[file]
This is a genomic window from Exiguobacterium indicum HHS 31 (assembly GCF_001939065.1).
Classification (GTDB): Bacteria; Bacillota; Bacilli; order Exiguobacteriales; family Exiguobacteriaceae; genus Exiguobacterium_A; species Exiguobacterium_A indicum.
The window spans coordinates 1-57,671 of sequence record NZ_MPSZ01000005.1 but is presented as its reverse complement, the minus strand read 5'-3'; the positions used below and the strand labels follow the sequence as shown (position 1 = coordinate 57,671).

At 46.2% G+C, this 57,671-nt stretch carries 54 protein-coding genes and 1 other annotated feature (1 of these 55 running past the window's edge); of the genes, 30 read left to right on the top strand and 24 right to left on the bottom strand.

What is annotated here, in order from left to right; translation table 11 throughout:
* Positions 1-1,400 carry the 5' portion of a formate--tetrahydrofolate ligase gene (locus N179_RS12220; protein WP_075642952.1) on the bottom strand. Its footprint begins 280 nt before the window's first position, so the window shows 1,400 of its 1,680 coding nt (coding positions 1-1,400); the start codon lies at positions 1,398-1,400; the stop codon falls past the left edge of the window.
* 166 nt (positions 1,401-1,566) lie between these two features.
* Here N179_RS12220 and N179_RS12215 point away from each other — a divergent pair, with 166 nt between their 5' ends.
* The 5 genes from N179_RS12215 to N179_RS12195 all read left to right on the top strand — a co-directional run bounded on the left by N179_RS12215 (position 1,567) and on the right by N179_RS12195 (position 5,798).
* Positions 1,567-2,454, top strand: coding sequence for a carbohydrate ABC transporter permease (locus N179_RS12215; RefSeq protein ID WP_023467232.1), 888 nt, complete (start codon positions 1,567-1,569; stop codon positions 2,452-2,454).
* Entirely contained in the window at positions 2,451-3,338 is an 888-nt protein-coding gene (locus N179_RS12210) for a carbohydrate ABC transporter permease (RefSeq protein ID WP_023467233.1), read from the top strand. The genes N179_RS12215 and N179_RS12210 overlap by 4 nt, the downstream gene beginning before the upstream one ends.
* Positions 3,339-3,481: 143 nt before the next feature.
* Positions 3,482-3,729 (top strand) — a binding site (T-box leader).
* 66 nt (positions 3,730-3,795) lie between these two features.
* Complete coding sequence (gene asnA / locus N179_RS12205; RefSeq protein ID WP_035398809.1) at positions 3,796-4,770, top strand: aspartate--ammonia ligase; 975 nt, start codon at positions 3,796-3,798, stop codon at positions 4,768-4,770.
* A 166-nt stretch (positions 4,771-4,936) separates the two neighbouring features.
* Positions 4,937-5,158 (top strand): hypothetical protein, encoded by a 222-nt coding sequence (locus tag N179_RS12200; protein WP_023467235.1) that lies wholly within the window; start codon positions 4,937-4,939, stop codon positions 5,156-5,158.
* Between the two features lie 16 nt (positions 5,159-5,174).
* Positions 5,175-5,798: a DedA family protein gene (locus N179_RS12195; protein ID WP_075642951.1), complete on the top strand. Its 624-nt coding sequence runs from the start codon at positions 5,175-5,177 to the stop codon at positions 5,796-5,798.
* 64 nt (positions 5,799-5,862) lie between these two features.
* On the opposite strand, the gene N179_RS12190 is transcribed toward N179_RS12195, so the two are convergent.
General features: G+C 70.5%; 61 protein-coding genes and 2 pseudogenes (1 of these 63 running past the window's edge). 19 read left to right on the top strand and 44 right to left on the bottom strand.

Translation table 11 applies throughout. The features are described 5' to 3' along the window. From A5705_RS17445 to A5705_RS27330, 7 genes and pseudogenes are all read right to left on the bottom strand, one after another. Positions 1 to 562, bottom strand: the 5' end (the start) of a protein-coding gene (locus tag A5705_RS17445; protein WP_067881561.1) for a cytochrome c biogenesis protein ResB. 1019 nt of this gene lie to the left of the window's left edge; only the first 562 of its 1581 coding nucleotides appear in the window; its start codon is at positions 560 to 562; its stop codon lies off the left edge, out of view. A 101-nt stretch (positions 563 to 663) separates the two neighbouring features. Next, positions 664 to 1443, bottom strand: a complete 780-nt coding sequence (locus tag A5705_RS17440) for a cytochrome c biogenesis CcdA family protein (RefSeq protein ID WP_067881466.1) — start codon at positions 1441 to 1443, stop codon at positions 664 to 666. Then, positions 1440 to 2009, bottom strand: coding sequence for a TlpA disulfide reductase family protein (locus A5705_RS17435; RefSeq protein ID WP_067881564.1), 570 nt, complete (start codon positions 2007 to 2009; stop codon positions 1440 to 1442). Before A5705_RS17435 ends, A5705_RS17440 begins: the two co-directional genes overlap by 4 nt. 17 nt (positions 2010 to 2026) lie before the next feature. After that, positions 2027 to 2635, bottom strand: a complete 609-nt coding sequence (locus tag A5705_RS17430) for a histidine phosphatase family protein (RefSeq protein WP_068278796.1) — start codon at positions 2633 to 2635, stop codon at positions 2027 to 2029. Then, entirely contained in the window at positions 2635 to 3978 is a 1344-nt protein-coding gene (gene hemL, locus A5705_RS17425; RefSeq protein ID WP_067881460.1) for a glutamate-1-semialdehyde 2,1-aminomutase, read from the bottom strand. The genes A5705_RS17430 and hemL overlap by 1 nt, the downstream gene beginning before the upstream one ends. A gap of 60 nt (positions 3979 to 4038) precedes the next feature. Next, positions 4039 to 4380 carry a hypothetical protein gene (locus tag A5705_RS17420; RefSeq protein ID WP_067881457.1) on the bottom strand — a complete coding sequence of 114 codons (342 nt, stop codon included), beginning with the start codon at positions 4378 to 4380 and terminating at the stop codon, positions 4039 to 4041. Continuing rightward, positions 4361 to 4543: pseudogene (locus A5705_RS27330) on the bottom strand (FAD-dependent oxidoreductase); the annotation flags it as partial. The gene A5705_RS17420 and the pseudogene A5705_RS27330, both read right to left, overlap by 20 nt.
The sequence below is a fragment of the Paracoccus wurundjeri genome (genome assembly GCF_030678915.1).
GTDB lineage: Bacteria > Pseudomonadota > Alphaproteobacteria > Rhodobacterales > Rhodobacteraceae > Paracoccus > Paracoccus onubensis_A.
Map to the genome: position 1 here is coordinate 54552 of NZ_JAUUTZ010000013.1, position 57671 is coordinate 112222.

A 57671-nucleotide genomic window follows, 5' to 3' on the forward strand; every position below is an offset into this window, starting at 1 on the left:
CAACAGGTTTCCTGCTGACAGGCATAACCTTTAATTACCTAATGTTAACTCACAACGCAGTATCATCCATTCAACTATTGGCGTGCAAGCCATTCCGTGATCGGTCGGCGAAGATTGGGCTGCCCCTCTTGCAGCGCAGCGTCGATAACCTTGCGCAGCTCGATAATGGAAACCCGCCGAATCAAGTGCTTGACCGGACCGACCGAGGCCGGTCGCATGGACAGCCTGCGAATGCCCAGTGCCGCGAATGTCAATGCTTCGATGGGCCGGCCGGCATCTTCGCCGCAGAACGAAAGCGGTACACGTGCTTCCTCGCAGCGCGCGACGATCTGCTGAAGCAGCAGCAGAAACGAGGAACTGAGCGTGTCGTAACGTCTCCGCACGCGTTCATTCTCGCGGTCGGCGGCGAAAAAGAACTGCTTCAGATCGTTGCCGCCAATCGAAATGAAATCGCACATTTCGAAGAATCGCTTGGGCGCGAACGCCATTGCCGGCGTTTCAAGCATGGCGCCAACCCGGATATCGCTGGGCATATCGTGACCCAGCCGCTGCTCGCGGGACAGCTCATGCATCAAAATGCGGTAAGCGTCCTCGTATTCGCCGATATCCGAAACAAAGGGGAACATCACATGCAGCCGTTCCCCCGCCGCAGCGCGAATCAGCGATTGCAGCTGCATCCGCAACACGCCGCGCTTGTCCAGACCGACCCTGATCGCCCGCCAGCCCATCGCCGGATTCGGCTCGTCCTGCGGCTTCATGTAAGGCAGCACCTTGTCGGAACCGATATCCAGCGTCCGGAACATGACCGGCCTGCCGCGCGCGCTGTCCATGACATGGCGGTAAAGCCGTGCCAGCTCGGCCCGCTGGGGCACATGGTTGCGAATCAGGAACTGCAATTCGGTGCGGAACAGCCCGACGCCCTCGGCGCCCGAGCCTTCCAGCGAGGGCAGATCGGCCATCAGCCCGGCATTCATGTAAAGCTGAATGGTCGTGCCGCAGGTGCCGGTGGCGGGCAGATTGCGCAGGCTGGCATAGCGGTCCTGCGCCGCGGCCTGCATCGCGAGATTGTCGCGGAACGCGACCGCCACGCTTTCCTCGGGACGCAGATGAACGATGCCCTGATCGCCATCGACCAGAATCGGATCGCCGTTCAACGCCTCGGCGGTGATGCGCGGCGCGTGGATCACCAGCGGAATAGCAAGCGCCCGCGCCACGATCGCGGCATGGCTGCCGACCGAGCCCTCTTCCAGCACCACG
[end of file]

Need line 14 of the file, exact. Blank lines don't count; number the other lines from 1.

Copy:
* 66 nt (positions 3,730-3,795) lie between these two features.